Improving the Efficacy of the Sterile Insect Technique for Fruit Flies by Incorporation of Hormone and Dietary Supplements into Adult Holding Protocols

  • P. E. A. Teal
  • Y. Gomez-Simuta
  • B. D. Dueben
  • T. C. Holler
  • S. Olson

The sterile insect technique (SIT) is a universally accepted method of control for tephritid flies. Improving efficacy of mating by sterile males would reduce costs significantly. This paper describes studies of the physiological mechanisms responsible for coordination of reproductive maturity and sex pheromone communication in males of the genus Anastrepha in order to develop methods for acceleration of reproductive maturity among sterilized males. These show that juvenile hormone III and its bisepoxide homologue are key hormones involved in coordination of reproductive development and pheromone-calling in both males and females. Additionally, incorporation of protein into the diet fed to sterile adults prior to release is critically important to improve pheromone calling, attraction of females and mating by sterile males. These results have led to development of a novel strategy to accelerate reproductive development of laboratory-reared sterile flies by incorporating hormone supplement therapy using mimics of juvenile hormone including methoprene and fenoxycarb and protein diets for use in mass-rearing protocols. This strategy resulted in accelerating reproductive development in males of the Mexican fruit fly Anastrepha ludens (Loew), the West Indian fruit fly Anastrepha obliqua (Macquart), the Caribbean fruit fly Anastrepha suspensa (Loew), and the Mediterranean fruit fly Ceratitis capitata (Wiedemann) fruit flies by 3-7 days. Incorporating the technology into mass-rearing will significantly improve the efficacy of area-wide integrated pest management progammes with an SIT component to control these pests.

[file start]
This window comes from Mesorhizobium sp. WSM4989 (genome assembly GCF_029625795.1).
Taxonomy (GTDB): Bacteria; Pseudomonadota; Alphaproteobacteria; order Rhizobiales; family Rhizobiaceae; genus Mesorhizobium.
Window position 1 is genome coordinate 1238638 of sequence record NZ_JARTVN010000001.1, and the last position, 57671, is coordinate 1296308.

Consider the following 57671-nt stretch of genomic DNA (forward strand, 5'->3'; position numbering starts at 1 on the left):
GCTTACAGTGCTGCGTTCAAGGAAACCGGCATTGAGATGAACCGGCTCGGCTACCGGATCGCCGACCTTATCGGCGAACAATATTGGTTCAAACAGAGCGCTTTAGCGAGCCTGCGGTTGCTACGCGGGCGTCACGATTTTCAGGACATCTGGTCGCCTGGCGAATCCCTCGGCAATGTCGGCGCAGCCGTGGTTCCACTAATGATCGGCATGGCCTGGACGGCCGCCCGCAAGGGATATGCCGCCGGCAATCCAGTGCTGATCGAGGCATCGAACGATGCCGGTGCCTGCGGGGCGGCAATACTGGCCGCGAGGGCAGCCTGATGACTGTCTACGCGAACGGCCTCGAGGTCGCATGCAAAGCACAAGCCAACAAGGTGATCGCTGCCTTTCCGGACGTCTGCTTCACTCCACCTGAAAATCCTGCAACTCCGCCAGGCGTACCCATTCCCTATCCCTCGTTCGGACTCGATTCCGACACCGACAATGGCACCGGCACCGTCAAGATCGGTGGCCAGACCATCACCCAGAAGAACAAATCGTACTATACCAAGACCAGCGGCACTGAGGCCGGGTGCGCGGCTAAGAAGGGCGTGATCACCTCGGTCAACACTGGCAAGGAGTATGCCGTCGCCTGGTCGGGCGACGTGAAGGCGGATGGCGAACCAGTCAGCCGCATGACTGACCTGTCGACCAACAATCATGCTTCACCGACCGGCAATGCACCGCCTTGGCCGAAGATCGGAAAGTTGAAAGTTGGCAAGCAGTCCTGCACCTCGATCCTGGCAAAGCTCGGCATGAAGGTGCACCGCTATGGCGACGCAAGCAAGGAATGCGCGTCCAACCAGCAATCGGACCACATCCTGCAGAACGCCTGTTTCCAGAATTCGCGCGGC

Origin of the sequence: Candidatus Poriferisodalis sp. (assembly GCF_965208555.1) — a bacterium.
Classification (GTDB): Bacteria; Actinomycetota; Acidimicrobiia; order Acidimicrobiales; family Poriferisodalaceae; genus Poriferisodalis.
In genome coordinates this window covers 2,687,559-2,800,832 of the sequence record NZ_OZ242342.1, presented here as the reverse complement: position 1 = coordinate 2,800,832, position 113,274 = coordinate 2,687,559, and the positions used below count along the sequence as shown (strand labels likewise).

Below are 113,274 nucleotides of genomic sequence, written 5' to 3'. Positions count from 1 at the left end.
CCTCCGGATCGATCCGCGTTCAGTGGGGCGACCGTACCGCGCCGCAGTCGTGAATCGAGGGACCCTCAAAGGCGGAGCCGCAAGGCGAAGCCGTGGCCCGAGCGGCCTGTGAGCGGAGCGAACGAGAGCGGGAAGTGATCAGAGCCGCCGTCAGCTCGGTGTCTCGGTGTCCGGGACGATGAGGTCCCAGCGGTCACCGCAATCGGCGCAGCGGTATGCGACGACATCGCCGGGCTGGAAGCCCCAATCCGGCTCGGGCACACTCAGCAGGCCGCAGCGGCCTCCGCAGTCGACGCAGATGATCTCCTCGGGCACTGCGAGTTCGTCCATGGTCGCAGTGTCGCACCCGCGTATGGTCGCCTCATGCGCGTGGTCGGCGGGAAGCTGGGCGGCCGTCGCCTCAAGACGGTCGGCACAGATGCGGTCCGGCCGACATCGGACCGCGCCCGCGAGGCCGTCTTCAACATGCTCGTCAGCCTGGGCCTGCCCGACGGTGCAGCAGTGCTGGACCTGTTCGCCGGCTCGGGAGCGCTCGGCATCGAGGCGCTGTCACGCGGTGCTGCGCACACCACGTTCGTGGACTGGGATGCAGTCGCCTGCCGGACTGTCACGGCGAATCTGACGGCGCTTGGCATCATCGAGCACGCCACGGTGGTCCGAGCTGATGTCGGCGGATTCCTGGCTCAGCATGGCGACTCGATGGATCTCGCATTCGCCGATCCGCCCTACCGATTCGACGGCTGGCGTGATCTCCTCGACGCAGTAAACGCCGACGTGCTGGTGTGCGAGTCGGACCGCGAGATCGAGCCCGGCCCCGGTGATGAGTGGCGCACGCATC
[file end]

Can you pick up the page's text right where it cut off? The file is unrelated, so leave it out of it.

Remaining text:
KEYWORDS Ceratitis capitata, Anastrepha ludens, Anastrepha obliqua, Anastrepha suspensa, juvenile hormone, protein diet supplements, sexual maturation, sexual signalling

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© IAEA 2007

Authors and Affiliations

  • P. E. A. Teal
    • 1
  • Y. Gomez-Simuta
    • 2
  • B. D. Dueben
    • 1
  • T. C. Holler
    • 3
  • S. Olson
    • 1
  1. 1.Center for Medical, Agricultural and Veterinary Entomology, USDAARSGainesvilleUSA
  2. 2.Department of BiologyEcology and Behavior of Fruit FliesTapachulaMexico
  3. 3.USDA/APHIS/PPQ/CPHSTGainesvilleUSA

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